"Well, uh -- actually -- I do!" was my startled response. I was so shocked to be using my admittedly rusty knowledge of Old Provencal lyric that I didn't even do a very good job explaining what troubadours were.

So as the Merry Medieval Monday Question: When did you find yourself employing your knowledge of the medieval in an unexpected time or place?

Cross posted to ITM.


Wednesday, July 16, 2008

Whedon Changes the Rules Again

This is not very Old English or Medieval-ist oriented. However, I've recently found THIS supervillain musical from Joss Whedon. Now given all our utopian inclinations over at ITM, I thought this was a particularly interesting part of his "Master Plan":

Once upon a time, all the writers in the forest got very mad with the Forest Kings and declared a work-stoppage. The forest creatures were all sad; the mushrooms did not dance, the elderberries gave no juice for the festival wines, and the Teamsters were kinda pissed. (They were very polite about it, though.) During this work-stoppage, many writers tried to form partnerships for outside funding to create new work that circumvented the Forest King system...

The idea was to make it on the fly, on the cheap – but to make it. To turn out a really thrilling, professionalish piece of entertainment specifically for the internet. To show how much could be done with very little. To show the world there is another way. To give the public (and in particular you guys) something for all your support and patience. And to make a lot of silly jokes. Actually, that sentence probably should have come first.
Circumventing hierarchy? Producing a change in Show Business which Whedon explains like this:
It is time for us to change the face of Show Business as we know it. You know the old adage, “It’s Show Business – not Show Friends”? Well now it’s Show Friends. We did that. To Show Business. To show Show Business we mean business. (Also, there are now other businesses like it.)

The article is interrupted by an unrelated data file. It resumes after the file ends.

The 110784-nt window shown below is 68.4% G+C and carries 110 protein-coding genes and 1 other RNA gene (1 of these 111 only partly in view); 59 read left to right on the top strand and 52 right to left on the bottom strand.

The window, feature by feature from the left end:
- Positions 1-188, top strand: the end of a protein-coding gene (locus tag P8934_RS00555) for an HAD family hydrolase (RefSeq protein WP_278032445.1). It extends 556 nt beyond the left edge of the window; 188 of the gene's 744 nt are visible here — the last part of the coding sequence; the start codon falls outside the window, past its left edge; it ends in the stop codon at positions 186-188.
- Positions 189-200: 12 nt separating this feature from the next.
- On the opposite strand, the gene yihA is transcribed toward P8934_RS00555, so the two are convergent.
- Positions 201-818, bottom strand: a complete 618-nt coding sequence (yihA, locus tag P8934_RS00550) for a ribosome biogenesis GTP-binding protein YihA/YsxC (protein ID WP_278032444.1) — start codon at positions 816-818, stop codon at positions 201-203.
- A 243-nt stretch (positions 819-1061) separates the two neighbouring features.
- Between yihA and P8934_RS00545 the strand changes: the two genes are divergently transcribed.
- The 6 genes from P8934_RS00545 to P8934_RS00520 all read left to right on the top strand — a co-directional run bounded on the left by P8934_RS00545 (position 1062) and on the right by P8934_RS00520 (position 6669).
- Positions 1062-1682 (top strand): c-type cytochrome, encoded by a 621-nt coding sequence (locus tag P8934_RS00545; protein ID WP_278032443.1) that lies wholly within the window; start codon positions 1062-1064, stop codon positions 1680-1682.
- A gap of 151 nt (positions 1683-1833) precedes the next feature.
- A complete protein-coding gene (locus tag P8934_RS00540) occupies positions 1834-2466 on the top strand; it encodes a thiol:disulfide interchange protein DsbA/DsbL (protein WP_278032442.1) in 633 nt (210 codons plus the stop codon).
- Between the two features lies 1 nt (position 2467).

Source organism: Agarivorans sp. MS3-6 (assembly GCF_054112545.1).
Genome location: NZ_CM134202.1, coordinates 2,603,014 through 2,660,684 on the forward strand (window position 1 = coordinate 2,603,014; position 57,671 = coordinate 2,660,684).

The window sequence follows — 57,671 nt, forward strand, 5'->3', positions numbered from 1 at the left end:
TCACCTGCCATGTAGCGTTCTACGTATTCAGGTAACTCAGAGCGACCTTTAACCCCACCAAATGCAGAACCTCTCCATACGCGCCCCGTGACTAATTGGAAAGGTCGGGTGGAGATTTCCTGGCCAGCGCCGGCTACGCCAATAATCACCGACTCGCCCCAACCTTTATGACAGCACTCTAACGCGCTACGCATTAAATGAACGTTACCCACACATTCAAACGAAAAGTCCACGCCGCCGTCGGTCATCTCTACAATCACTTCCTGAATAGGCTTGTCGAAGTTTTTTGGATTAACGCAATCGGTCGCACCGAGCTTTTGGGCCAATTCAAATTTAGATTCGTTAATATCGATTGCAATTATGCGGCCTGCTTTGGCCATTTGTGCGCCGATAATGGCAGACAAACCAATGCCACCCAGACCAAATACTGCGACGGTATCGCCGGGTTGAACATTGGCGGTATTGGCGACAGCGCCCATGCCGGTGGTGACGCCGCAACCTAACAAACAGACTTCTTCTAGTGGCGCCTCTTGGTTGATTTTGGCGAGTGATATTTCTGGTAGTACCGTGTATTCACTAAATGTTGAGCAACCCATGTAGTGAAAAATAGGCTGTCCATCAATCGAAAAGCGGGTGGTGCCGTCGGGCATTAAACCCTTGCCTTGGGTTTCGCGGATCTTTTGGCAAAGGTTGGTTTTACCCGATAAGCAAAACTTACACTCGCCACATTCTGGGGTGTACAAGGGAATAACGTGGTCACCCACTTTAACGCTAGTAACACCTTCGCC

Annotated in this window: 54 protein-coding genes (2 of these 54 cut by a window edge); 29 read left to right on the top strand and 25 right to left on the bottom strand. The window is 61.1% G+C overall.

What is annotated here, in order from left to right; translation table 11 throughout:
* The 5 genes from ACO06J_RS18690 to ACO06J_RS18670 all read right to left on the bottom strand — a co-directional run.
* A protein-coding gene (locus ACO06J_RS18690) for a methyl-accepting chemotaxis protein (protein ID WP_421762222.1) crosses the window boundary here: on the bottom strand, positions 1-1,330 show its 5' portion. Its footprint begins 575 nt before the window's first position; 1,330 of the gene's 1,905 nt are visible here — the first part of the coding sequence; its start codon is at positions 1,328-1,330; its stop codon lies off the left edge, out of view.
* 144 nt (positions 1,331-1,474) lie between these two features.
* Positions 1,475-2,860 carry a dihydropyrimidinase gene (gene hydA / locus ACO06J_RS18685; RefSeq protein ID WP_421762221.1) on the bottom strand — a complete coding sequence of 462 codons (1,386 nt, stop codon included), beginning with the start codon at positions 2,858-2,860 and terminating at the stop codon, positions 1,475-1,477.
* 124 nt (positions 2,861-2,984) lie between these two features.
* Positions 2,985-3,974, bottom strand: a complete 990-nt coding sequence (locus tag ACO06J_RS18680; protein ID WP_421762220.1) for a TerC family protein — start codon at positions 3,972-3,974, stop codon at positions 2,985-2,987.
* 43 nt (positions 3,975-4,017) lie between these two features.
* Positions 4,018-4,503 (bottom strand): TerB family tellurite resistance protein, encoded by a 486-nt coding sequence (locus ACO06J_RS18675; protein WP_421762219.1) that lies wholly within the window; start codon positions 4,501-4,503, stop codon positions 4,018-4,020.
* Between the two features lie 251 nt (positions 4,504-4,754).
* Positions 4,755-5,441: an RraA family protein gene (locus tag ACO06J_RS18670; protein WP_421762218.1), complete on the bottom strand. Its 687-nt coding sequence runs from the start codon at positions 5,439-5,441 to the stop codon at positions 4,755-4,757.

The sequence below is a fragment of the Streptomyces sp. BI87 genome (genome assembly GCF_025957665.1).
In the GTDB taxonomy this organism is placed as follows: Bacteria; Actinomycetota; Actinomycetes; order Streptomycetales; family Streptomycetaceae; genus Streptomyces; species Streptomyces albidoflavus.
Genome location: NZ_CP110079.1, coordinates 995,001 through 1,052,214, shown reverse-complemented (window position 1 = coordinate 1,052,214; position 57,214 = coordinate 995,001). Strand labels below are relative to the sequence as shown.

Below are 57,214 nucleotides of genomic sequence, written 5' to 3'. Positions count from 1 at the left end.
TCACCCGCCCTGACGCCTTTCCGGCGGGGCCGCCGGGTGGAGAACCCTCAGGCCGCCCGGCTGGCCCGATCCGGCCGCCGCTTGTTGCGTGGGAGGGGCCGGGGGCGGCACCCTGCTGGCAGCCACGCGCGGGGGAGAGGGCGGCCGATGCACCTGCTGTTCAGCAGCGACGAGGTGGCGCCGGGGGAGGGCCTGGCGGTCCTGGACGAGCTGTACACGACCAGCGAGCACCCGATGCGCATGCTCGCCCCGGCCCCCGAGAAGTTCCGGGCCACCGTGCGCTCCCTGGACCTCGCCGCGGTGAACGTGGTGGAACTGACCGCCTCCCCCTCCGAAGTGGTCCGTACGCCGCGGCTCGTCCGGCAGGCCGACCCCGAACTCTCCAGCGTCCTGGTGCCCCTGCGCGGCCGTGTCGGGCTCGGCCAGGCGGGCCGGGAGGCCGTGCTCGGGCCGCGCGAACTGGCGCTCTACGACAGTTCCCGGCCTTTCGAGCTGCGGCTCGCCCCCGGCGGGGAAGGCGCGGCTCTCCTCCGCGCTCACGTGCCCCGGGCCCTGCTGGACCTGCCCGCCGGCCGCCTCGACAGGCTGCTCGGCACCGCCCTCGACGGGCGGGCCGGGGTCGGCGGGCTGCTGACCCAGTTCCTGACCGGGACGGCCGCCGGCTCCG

You know, I can't help but wonder if something's happening here that's bigger than Show Friendliness or Hollywood.

Because this seems a lot like a big-screen (if you have a large screen monitor, I mean) version of what Eileen Joy et al's BABEL workgroup is trying to do, if a bit less theoretically informed and a lot more entertainment oriented. The point being that we've seen the way a system works. Now let's see how we can do it differently. Let's see how we can theorize a place that isn't part of a mainstream, isn't part of an already established hierarchy -- and let's see if we can make it a place of friendship, a little like home.


Friday, July 11, 2008

The Art of Reading Slowly

[photo of sunset on Lake Erie]

One of the things I did this summer -- which I have not done on previous trips -- is organize a small reading group over at my alma mater, Wake Forest. Tonight was our first meeting, and may I just say it was amazing. We're reading The Politics of Friendship by Jacques Derrida, and tonight's session ended up being a slow reading-aloud of the majority of the second chapter of the book, pausing over things that were difficult, and slowly unraveling the language. It was only three of us, but it was lovely -- I'd forgotten how beautiful Derrida is.

A quote for the evening, though, will come from Nietzche, as quoted in the Derrida text -- from Beyond Good and Evil. It's apropos only of the friends it reminded me of -- for I have known of these friends of solitude -- and the fact that I thought the language was quite pretty (a quote for quoting's sake):

Is it any wonder we 'free spirits' are not precisely the most communicative of spirits?

(Derrida, 41)

Fascinating, too -- these spirits introduce so well the spectrality Derrida gets into around chapter five. But that's for another time.


Tuesday, July 08, 2008

Marginally Medieval, More Medieval and Most Medieval

It just occurred to me that in my complete preoccupation with a chapter on Orosius in my dissertation (of which you shall all hear more soon), I have not yet had occasion to point your browsers and minds to a few things.

First, the Marginally Medieval: